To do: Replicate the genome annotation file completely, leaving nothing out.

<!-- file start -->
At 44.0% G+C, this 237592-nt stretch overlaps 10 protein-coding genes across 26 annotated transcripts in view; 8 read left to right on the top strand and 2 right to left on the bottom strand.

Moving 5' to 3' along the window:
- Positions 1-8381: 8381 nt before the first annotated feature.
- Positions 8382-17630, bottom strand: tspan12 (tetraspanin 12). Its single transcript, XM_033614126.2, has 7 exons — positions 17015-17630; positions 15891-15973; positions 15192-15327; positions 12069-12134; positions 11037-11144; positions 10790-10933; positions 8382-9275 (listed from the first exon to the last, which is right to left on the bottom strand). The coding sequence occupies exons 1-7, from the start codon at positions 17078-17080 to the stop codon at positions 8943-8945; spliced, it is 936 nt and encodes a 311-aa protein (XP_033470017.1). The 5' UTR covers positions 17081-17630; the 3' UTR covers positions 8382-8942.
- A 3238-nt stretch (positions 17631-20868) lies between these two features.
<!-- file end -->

At 44.0% G+C, this 237592-nt stretch overlaps 10 protein-coding genes across 26 annotated transcripts in view; 8 read left to right on the top strand and 2 right to left on the bottom strand.

Moving 5' to 3' along the window:
- Positions 1-8381: 8381 nt before the first annotated feature.
- Positions 8382-17630, bottom strand: tspan12 (tetraspanin 12). Its single transcript, XM_033614126.2, has 7 exons — positions 17015-17630; positions 15891-15973; positions 15192-15327; positions 12069-12134; positions 11037-11144; positions 10790-10933; positions 8382-9275 (listed from the first exon to the last, which is right to left on the bottom strand). The coding sequence occupies exons 1-7, from the start codon at positions 17078-17080 to the stop codon at positions 8943-8945; spliced, it is 936 nt and encodes a 311-aa protein (XP_033470017.1). The 5' UTR covers positions 17081-17630; the 3' UTR covers positions 8382-8942.
- A 3238-nt stretch (positions 17631-20868) lies between these two features.